By Angela Higginbotham

A joint effort between the St. Johns County Audubon Society and the North Florida Coastal Caretakers brought together a group of seven dedicated volunteers in mid-September to help in the Ocean Conservancy’s 31st International Coastal Cleanup event. The coastal cleanup is the world’s largest single day volunteer effort to remove trash from local waterways, beaches, lakes, and rivers. Adam Morley from the North Florida Coastal Caretakers was an organizer for the event.

The group removed 150 pounds of trash from a half mile stretch of the St. Augustine South shoreline of the Intracoastal Waterway. Volunteers utilized the Ocean Conservancy’s Clean Swell app to document the recovered trash. The app shares this data with others via the world’s largest database on marine debris. Volunteers for this worthy cause are a critical element to the global movement of turning the tide on marine litter. The volunteers also play a crucial role in helping advance research and reach potential policy solutions on marine litter.

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Eleven-year-old Blair Clark spent the day helping with the litter cleanup. His father, Richard Clark, and brother, Grey Clark, also lent a helping hand. The young Blair Clark is an active member of the Audubon Society and he passionately cares about wildlife and the environment.

“My favorite part of the day was finding an old canoe stuck in the mud on the bank. We used a winch and got it in the boat, and also a lot of other everyday trash. Cleaning up the water is a nice thing to do. I want to help out, and we can make it better if we just try,” Blair Clark said.

The volunteers spent three hours on a pontoon boat named the Litter Gitter. Three hours was not long enough for some; they wanted to stay and remove more trash.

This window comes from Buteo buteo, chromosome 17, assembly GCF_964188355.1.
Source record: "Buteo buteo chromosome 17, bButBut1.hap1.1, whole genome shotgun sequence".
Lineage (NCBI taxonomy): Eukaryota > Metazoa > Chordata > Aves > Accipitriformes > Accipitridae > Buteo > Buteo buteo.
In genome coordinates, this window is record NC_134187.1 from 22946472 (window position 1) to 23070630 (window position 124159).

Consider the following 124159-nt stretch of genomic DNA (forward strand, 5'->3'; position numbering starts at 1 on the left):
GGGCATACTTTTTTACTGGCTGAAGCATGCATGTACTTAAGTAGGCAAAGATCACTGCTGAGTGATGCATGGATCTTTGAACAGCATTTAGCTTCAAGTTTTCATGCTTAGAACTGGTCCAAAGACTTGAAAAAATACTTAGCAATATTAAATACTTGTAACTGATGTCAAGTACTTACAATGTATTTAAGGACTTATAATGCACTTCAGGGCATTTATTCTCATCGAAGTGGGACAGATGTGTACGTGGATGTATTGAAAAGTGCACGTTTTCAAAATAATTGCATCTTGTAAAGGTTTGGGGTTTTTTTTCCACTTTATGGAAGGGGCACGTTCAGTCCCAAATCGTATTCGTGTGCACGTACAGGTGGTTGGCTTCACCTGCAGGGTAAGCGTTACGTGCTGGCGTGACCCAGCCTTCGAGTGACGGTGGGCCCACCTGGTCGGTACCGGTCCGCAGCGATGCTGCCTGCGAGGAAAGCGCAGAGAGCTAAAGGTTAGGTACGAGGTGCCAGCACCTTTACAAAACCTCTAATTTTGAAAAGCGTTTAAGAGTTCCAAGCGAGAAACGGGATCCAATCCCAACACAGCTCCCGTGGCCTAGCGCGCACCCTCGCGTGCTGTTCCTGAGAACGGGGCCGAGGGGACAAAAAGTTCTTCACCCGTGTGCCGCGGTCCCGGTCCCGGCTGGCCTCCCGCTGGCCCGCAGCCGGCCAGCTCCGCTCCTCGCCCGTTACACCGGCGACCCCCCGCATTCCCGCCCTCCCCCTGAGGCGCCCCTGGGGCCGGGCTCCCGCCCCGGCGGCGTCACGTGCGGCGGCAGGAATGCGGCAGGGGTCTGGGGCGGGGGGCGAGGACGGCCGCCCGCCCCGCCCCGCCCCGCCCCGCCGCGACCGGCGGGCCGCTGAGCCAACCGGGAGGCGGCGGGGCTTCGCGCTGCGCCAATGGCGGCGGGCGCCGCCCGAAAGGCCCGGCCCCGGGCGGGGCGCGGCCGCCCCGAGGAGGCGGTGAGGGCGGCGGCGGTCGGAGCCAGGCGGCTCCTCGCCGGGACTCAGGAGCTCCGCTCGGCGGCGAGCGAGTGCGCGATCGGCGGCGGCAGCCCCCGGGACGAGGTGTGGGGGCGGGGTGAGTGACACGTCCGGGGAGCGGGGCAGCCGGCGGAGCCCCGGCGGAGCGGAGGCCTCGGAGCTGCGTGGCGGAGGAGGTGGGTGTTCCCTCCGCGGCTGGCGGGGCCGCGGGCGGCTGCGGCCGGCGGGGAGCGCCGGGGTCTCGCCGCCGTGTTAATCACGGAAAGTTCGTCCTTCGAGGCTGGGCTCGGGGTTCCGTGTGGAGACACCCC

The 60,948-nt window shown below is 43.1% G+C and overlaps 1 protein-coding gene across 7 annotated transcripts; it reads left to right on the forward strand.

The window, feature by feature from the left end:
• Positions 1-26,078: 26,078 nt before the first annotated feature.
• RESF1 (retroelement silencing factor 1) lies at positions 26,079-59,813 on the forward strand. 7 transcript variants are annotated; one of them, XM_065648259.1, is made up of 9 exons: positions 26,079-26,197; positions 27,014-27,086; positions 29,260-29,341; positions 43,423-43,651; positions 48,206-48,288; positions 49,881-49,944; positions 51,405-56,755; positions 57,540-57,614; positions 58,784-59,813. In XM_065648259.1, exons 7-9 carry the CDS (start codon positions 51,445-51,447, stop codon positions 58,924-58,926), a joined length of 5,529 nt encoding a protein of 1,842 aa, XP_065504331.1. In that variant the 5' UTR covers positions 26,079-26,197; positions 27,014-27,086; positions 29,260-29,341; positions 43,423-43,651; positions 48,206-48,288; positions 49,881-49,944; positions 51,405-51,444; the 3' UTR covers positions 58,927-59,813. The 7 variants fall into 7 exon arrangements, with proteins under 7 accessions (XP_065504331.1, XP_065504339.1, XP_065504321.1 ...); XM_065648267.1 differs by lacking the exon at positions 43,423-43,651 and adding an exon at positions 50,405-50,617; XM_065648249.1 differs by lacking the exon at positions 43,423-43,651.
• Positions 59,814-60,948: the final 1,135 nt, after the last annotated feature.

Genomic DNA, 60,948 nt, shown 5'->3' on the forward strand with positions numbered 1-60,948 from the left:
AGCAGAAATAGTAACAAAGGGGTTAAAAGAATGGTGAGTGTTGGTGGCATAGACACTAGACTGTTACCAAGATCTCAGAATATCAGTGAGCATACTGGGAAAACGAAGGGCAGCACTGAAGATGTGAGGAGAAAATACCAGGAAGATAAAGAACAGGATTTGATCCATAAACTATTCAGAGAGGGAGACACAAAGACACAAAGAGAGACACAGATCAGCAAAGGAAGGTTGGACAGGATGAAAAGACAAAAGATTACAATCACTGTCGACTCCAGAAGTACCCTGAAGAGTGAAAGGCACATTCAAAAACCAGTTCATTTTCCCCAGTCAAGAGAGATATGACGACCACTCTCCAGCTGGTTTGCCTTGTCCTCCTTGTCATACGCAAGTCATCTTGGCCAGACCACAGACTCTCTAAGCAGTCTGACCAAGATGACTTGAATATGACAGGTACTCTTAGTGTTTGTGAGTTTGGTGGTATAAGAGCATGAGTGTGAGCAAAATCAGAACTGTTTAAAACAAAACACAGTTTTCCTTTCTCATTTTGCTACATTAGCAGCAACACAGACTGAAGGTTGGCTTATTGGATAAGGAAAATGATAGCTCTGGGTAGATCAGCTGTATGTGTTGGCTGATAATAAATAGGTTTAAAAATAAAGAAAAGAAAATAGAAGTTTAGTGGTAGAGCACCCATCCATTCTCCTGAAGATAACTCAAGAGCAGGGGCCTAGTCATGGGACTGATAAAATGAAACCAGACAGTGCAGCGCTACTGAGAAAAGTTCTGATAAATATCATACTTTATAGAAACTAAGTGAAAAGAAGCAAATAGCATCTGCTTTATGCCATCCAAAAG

“A tree was tangled up with fishing line. We found an old basketball and water jugs. We filled up the boat with trash,” Grey Clark said.

The Audubon Society and The Ocean Conservancy confirm that every year an estimated eight million metric tons of plastic waste flows into the ocean. Litter is incredibly harmful to the marine environment and also to the wildlife. Plastic debris has been documented as being harmful to nearly 700 wildlife species. Without global action, there could be one ton of plastic for every three tons of fin fish by 2025. This would lead to significant environmental, economic and health issues. At least 80 percent of plastic found in the ocean originates from land based sources.

By participating in volunteer cleanup events and remaining conscious of how waste is recycled or discarded, we can all play a major role in keeping our waterways, ocean, lakes and rivers clean. The Ocean Conservancy is working with the public to protect the ocean from today’s greatest global challenges. Together, we can create science based solutions for a healthy ocean, wildlife and communities that depend on it. Visit for more information.

Photo courtesy Jean Rolke

Richard Clark, with sons Blair and Grey helped St. Johns County Audubon President Jean Rolke and other Audubon members on the Litter Gitter

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